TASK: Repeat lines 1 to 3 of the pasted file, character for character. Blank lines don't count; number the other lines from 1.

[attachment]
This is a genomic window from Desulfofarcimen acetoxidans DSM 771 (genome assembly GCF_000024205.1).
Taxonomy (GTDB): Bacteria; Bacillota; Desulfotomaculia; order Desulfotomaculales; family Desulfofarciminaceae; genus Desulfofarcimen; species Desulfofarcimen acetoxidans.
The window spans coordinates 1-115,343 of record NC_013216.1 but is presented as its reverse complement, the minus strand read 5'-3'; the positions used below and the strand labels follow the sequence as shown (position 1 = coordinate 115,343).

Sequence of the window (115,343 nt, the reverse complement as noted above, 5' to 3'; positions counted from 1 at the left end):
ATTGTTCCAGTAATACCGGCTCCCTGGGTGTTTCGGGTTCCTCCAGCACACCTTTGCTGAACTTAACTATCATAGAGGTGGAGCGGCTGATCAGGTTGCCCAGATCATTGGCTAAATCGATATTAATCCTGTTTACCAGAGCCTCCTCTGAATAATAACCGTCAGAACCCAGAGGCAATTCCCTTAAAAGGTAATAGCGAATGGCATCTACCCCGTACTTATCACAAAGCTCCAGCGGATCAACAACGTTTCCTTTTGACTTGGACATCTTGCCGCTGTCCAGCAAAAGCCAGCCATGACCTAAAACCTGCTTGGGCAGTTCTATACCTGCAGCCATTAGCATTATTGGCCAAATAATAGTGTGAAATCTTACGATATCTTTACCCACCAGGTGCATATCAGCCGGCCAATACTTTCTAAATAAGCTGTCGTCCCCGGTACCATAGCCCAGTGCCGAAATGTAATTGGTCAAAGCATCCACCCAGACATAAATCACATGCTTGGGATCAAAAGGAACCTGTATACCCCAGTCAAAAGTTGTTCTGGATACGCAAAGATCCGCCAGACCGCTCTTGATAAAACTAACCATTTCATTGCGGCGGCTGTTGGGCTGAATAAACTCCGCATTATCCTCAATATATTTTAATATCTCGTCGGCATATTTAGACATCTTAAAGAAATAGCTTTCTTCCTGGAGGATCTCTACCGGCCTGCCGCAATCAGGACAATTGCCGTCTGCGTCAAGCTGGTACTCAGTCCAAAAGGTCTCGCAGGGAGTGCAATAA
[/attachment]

This is a genomic window from Desulfofarcimen acetoxidans DSM 771 (genome assembly GCF_000024205.1).
Taxonomy (GTDB): Bacteria; Bacillota; Desulfotomaculia; order Desulfotomaculales; family Desulfofarciminaceae; genus Desulfofarcimen; species Desulfofarcimen acetoxidans.
The window spans coordinates 1-115,343 of record NC_013216.1 but is presented as its reverse complement, the minus strand read 5'-3'; the positions used below and the strand labels follow the sequence as shown (position 1 = coordinate 115,343).